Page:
Roman Shields

Roman Shields

Elite 234
  • Author: M.C. Bishop
  • Illustrator: Giuseppe Rava
  • Short code: ELI 234
  • Publication Date: 20 Aug 2020
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About this Product

The introduction of the scutum in the 4th century BC revolutionized the way the Romans fought. Instead of being purely defensive, the shield became a weapon in its own right. Using the top edge or boss to punch an opponent, or the lower rim to smash down on their feet, it served to unbalance an enemy and allow the sword to do its work. The versatility of the scutum was characterized by the testudo, a formation the Romans used offensively like a pedestrian tank. Meanwhile, other shield types equipped the auxiliaries who fought alongside the legionaries. The curved, rectangular scutum survived into the 3rd century AD, only to be replaced by an oval, slightly domed shield derived from the oval shields of Early Imperial auxiliaries.

Drawing together historical accounts, excavated artefacts and the results of the latest scientific analyses of the boards and fittings, renowned authority M.C. Bishop reveals the development, technology, training and use of the scutum and other Roman shield types.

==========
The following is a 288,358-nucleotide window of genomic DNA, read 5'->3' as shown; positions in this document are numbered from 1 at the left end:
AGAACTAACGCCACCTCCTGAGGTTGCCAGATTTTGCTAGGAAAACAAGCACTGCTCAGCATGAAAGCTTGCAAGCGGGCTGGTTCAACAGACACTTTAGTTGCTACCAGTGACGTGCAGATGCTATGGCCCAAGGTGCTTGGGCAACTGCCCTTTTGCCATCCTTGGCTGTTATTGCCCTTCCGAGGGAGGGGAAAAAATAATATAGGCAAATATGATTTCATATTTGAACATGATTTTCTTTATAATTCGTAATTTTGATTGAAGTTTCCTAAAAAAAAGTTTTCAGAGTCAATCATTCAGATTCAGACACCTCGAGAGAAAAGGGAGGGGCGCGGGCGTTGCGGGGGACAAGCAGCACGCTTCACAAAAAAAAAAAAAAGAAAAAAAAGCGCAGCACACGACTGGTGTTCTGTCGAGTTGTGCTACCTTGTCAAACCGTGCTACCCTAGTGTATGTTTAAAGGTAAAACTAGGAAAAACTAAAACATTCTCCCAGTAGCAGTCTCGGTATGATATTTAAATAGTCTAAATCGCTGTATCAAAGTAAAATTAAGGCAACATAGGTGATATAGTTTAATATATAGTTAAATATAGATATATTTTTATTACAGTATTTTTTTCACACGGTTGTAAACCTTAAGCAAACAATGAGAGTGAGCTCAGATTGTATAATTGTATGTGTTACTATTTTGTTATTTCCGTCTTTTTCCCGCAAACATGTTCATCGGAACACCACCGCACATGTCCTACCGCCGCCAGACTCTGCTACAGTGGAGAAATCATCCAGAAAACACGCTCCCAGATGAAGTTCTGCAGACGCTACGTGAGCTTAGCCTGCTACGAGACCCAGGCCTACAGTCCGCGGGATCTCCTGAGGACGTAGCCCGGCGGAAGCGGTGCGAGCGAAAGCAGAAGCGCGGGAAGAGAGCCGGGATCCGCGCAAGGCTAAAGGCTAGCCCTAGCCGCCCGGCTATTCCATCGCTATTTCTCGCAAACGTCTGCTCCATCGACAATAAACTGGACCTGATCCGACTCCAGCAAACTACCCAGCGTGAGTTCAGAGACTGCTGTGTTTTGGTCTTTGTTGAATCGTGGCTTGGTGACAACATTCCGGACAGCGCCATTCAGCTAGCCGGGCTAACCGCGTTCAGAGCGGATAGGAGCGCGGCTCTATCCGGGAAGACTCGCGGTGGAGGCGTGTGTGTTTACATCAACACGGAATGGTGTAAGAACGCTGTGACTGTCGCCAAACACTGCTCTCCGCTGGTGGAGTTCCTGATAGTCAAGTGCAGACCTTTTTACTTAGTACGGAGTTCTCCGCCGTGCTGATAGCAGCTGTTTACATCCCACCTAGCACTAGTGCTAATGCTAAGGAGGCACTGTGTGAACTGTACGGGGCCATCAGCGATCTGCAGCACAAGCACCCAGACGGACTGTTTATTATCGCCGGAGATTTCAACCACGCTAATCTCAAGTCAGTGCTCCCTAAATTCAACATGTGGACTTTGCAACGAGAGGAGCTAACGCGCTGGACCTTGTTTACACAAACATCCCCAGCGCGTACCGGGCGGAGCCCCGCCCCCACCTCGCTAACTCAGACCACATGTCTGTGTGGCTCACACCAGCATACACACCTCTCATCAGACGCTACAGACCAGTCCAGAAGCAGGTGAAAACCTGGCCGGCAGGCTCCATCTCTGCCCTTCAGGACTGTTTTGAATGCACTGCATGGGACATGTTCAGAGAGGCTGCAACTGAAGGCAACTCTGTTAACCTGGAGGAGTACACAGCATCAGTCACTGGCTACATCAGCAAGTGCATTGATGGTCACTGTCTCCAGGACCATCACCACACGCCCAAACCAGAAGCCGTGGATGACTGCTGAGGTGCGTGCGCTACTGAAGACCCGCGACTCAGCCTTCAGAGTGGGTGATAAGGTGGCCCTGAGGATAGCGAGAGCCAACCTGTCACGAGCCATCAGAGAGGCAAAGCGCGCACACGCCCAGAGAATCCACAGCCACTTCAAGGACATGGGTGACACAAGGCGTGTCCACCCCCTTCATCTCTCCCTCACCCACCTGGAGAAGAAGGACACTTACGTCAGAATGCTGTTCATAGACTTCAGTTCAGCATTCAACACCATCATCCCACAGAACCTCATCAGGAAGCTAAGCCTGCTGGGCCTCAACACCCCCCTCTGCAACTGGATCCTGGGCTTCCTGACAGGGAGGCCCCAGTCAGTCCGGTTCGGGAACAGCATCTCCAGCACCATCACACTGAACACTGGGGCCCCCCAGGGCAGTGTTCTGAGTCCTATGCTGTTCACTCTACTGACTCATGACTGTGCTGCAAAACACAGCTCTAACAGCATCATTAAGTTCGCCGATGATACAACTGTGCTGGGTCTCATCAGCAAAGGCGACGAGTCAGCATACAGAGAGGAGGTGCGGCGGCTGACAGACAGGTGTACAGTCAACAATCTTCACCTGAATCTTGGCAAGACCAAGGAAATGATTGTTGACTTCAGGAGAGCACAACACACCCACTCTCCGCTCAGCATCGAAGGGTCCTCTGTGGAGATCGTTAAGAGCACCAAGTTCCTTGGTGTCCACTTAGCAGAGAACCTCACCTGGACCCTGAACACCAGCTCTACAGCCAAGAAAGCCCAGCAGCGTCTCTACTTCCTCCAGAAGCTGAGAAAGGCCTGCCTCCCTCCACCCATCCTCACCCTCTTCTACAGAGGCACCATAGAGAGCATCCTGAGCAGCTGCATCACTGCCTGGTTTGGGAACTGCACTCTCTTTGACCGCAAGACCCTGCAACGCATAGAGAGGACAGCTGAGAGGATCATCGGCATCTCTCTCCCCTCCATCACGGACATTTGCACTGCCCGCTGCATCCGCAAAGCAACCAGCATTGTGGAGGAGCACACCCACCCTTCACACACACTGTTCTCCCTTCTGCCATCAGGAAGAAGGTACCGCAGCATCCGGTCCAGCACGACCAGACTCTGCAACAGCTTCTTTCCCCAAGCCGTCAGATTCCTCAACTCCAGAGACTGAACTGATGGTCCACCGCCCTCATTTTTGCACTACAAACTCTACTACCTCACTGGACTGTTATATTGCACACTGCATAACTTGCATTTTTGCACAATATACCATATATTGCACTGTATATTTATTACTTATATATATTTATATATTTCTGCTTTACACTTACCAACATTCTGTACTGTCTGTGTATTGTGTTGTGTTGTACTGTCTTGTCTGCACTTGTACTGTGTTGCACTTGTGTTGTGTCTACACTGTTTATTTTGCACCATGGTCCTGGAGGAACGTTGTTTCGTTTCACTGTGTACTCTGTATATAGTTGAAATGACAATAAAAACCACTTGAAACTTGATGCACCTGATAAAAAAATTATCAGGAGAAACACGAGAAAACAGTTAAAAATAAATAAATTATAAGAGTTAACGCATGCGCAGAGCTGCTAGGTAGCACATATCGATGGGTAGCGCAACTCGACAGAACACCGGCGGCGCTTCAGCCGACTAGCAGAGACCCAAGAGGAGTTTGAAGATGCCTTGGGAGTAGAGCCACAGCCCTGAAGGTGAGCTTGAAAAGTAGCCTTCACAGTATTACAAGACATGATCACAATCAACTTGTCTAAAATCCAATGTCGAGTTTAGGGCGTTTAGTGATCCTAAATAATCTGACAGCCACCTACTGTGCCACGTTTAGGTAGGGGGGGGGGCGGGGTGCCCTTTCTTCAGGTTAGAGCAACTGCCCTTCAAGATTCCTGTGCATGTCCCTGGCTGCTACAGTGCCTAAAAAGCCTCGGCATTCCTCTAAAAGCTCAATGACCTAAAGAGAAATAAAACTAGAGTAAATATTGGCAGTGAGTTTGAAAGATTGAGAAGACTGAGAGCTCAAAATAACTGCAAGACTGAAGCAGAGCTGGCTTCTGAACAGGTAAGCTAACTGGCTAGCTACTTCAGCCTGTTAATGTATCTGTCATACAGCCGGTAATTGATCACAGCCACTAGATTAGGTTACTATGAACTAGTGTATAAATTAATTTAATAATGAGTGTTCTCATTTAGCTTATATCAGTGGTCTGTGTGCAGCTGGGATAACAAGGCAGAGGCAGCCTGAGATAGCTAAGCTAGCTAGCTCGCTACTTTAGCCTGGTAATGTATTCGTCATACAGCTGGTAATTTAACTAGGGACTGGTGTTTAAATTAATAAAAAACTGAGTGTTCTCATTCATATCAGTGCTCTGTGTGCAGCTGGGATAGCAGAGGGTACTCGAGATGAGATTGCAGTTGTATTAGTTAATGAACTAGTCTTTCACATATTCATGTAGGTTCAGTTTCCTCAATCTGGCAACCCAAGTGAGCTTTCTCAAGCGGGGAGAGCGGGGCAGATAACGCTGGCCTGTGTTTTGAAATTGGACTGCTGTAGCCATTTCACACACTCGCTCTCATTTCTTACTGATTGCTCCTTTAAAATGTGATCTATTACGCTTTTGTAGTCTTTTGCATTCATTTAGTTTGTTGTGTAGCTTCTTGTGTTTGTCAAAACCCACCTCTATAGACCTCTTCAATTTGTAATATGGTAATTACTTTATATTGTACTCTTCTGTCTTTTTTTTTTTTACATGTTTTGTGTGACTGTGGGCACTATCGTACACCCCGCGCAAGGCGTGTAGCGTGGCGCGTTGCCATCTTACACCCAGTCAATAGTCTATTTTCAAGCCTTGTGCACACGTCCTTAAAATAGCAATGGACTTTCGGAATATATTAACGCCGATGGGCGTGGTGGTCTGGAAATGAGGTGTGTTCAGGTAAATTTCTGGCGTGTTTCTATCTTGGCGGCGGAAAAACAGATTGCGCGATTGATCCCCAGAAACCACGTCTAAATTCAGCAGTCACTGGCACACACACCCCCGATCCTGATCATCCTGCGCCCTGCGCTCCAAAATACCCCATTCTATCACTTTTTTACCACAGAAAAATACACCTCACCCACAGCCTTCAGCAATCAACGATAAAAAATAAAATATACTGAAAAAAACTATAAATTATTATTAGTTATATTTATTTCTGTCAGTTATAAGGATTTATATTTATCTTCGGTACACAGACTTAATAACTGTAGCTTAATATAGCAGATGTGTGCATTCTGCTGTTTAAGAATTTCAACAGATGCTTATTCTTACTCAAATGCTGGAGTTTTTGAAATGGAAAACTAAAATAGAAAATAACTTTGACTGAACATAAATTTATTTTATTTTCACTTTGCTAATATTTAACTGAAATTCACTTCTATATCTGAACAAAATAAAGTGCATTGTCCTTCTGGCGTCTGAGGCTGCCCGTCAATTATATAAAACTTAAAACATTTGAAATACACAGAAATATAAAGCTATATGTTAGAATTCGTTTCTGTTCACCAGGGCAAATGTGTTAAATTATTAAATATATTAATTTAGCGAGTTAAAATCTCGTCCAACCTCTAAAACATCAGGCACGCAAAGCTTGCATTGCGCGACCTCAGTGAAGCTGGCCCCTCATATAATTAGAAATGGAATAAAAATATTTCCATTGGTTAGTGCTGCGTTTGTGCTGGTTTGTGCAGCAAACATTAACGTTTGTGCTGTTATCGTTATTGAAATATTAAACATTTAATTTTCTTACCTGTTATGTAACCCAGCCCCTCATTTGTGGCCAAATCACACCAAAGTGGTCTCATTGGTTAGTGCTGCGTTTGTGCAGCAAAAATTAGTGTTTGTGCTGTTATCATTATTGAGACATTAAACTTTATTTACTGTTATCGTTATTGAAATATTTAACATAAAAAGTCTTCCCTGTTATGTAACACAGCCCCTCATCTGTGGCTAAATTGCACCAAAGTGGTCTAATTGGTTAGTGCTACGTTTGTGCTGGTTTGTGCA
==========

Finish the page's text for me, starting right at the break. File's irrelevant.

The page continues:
Biographical Note

Writer, publisher and archaeologist M.C. Bishop is an authority of all aspects of Ancient Rome at war, with particular emphasis on arms and armour of the era. He has written, co-written or edited dozens of books and articles on the subject, including volumes on the gladius and pilum for the Osprey Weapons series, and leads tours of Hadrian's Wall and other Roman sites. Giuseppe Rava was born in Faenza in 1963, and took an interest in all things military from an early age. Entirely self-taught, Giuseppe has established himself as a leading military history artist and is inspired by the works of the great military artists, such as Detaille, Meissonier, Röchling, Lady Butler, Ottenfeld and Angus McBride. He lives and works in Italy.

Contents

Introduction
Legionary
Auxiliary
Gladiatorial
Manufacture and decoration
Use
Bibliography
Index
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